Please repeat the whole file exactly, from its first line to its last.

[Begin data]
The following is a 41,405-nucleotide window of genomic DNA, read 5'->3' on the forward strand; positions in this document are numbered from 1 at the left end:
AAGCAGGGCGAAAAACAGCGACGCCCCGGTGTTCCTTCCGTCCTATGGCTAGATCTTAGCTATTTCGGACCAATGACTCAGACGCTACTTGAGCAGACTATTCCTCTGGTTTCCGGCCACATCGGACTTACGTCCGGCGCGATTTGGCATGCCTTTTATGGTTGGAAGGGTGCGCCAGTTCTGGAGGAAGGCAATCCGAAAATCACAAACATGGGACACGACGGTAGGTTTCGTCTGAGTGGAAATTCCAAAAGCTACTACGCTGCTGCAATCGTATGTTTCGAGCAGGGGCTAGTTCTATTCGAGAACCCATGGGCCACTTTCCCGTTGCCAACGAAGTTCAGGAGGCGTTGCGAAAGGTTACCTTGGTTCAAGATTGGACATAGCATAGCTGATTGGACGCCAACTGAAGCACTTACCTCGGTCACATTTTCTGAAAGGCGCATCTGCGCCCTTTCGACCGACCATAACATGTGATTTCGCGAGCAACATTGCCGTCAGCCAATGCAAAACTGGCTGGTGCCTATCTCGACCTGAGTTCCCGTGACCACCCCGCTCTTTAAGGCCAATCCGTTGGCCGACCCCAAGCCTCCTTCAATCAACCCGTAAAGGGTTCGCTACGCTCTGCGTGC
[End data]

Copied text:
The following is a 41,405-nucleotide window of genomic DNA, read 5'->3' on the forward strand; positions in this document are numbered from 1 at the left end:
AAGCAGGGCGAAAAACAGCGACGCCCCGGTGTTCCTTCCGTCCTATGGCTAGATCTTAGCTATTTCGGACCAATGACTCAGACGCTACTTGAGCAGACTATTCCTCTGGTTTCCGGCCACATCGGACTTACGTCCGGCGCGATTTGGCATGCCTTTTATGGTTGGAAGGGTGCGCCAGTTCTGGAGGAAGGCAATCCGAAAATCACAAACATGGGACACGACGGTAGGTTTCGTCTGAGTGGAAATTCCAAAAGCTACTACGCTGCTGCAATCGTATGTTTCGAGCAGGGGCTAGTTCTATTCGAGAACCCATGGGCCACTTTCCCGTTGCCAACGAAGTTCAGGAGGCGTTGCGAAAGGTTACCTTGGTTCAAGATTGGACATAGCATAGCTGATTGGACGCCAACTGAAGCACTTACCTCGGTCACATTTTCTGAAAGGCGCATCTGCGCCCTTTCGACCGACCATAACATGTGATTTCGCGAGCAACATTGCCGTCAGCCAATGCAAAACTGGCTGGTGCCTATCTCGACCTGAGTTCCCGTGACCACCCCGCTCTTTAAGGCCAATCCGTTGGCCGACCCCAAGCCTCCTTCAATCAACCCGTAAAGGGTTCGCTACGCTCTGCGTGC